My Python Development Environment in 2021
Choosing which tools to use in your Python development environment might be the toughest part of Python programming. The Python tooling ecosystem continues to evolve rapidly. I’ll share what I need my tools to do, what tools are a part of my development environment, and why I use each one.
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I develop web applications as my day job, specifically a Django application. I also maintain some open source packages and want to do more open source in the future. I use Ubuntu for my development operating system and avoid the system’s Python interpreter like the plague. In my younger years, I bricked my computer messing with the system interpreter. I love easy-to-use tools that improve code quality such as Flake8 and Black and want them to be seamlessly integrated into my development flow.
I want my tools to help:
- Install and switch between multiple Python interpreter versions while avoiding the system interpreter.
- Install and manage the version of other languages' package managers and run times such as Node.js.
- Make Python CLI utilities globally available without using the system interpreter or having to switch between virtual environments.
- Simplify publishing of Python packages because I don’t want to mess with a
- Manage numerous Python virtual environments.
- Run and maintain linters and formatters for multiple languages.
Asdf is a CLI tool that can manage multiple language runtime versions on a per-project basis. Initially, I just used Pyenv to manage my Python versions, but on some projects, I need to manage my Node.js version as well. I started using Nvm until a colleague showed me Asdf. The naming isn’t best, but naming things is hard. Other than the name, the tool rocks and having a single tool to manage all of my runtime versions simplifies my development environment. On top of that, Asdf’s Python plugin uses Pyenv to install Python versions and integrates Pyenv’s config formats which eased my transition.
- Install Asdf
- Add the Python plugin
asdf plugin add python
- Install your favorite Python version
asdf install python 3.9.6
- Set it globally
asdf global python 3.9.6
- Validate your favorite version is global
- Add the Node.js plugin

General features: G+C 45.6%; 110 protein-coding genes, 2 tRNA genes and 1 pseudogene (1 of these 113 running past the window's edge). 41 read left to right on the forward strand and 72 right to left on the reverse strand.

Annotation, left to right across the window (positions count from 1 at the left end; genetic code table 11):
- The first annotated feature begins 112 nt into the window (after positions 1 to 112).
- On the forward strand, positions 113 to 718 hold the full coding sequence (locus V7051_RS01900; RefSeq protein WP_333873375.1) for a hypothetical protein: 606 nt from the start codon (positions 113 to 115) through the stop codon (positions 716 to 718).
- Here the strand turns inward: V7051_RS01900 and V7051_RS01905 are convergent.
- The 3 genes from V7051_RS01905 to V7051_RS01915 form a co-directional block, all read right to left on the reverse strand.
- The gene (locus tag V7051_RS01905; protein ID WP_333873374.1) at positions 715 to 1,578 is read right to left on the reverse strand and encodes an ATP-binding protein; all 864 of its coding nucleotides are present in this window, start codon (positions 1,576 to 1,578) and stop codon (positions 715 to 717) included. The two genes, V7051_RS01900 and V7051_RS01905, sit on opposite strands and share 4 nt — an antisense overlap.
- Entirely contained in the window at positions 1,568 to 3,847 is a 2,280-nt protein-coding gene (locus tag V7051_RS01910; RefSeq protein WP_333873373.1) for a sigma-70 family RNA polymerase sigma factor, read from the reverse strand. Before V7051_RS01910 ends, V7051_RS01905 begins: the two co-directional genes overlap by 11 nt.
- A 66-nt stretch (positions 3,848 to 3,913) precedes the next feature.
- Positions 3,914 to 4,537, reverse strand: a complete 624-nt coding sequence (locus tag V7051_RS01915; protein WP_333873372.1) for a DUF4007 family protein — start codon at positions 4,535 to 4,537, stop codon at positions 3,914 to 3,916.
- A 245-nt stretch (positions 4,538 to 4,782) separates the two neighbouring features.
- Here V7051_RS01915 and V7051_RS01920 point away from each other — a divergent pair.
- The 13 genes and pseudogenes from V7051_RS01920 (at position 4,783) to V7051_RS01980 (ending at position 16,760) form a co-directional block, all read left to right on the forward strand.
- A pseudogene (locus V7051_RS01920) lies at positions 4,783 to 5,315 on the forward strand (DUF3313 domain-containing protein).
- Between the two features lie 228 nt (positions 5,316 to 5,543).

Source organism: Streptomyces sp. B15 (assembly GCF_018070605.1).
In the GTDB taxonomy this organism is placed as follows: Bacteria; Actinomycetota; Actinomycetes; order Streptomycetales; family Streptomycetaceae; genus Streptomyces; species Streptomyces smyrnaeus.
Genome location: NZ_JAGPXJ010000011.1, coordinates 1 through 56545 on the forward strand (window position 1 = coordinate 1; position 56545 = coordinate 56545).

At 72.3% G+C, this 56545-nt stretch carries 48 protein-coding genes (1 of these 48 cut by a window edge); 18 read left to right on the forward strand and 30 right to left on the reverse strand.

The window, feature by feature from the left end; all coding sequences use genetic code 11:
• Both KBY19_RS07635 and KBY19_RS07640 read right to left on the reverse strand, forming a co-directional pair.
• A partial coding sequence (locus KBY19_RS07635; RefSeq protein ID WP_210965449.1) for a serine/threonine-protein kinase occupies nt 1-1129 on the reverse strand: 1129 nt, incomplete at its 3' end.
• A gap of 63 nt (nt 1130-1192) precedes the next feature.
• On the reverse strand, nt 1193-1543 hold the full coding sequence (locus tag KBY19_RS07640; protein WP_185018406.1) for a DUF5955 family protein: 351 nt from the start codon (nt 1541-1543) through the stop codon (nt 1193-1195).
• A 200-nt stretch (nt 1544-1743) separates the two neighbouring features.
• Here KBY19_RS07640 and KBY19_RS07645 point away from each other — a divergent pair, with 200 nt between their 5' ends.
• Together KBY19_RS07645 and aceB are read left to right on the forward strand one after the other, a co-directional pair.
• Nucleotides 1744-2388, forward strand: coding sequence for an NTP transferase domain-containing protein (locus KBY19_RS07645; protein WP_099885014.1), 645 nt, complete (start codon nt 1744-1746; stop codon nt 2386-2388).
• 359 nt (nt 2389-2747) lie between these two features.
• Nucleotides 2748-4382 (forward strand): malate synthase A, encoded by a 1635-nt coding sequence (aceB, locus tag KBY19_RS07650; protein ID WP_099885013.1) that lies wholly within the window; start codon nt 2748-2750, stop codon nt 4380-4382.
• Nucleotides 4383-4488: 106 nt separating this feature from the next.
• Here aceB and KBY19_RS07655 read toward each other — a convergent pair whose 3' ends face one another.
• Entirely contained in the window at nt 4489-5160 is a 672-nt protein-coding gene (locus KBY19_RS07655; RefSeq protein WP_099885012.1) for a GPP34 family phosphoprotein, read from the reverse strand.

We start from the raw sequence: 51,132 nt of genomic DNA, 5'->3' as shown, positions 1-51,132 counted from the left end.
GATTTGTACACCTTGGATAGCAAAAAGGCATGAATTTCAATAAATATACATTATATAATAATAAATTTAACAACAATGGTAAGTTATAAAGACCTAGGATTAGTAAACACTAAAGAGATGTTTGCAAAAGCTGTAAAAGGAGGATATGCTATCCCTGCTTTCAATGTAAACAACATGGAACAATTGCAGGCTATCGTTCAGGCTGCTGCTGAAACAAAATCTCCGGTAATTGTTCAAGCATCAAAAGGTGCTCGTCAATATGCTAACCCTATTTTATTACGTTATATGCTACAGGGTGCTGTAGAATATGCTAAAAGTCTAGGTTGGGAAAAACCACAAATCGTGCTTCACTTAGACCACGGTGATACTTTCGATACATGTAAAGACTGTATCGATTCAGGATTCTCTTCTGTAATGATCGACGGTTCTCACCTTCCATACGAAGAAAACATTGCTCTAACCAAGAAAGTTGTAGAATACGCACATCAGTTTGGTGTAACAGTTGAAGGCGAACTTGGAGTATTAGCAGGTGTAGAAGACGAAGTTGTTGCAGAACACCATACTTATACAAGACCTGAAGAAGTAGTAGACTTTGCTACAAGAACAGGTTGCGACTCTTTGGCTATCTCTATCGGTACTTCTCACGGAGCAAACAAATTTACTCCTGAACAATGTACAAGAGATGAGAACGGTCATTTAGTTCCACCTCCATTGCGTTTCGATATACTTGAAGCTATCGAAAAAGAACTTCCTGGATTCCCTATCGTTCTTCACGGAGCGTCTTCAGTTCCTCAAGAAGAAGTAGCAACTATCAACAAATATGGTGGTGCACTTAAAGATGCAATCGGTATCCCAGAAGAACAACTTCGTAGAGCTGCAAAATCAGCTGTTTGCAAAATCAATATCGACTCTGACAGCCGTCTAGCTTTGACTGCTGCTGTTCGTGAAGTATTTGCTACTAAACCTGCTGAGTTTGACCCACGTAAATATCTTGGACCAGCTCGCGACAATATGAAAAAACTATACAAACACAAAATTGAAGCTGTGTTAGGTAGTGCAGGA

asdf plugin add nodejs
asdf install nodejs lts
- Set the LTS version globally
asdf global nodejs lts
- Validate it
Pipx helps you install and run CLI tools written in Python within isolated environments. I use Python CLI tools such as Awscli and Pre-commit, and I definitely don’t want these tools installed to the system interpreter. Installing these tools to their own virtual environment and manually switching quickly becomes annoying and inconvenient. Pipx fixes this by managing the isolated virtual environments and making these CLI tools globally available.
- Install pipx
- Use pipx to install Pre-commit
pipx install pre-commit
- Validate Pre-commit installed
Poetry helps manage and install dependencies of Python projects and allows you to publish Python packages. Why not just use Pip to install and manage your Python dependencies? Poetry builds on top of Pip with some nice extra features.
- management of per-project virtual environments.
- switching between virtual environments with different Python versions.
- maintaining a top-level record of both production dependencies and development dependencies.
- publishing of Python packages.
Why is a top-level record of dependencies important?
Pip freeze produces a file with all dependencies including
dependencies of dependencies. I want to keep my project’s dependencies up-to-date and without this top-level record,
updating packages becomes a struggle. With Poetry, I run
poetry update, and I’m up to date. I use docker to deploy
a lot of my projects, and image size always becomes an issue. Poetry separates production dependencies from development
dependencies which helps reduce image sizes. I love Pytest, but it doesn’t
need to be installed into my production containers.
- Install Poetry
- I recommend against installing with Pipx. For more info, read over this issue
- Start your new project
- Add a new dependency
poetry add httpx
- Add a new development dependency
poetry add --dev pytest
- Build and publish your Python package to PYPI
poetry publish --build --username laactech --password super_secret
- Install Pre-commit with Pipx
pipx install pre-commit
- Use my Pre-commit config or define your own
- Install the hook in your git repository
- Run the hook across your entire code base
pre-commit run --all-files
For a beginner starting their Python journey, this setup is overkill. For me, all of these tools make my day-to-day development life easier. The learning curves aren’t too steep and investing the time pays off. The Python tooling ecosystem continues to change rapidly. Pipsi got abandoned in favor of Pipx. Poetry and Pipenv duke it out for Python packaging dominance while other tools continue to pop up. I hope that I’m not writing this same article two years from now with all new tools.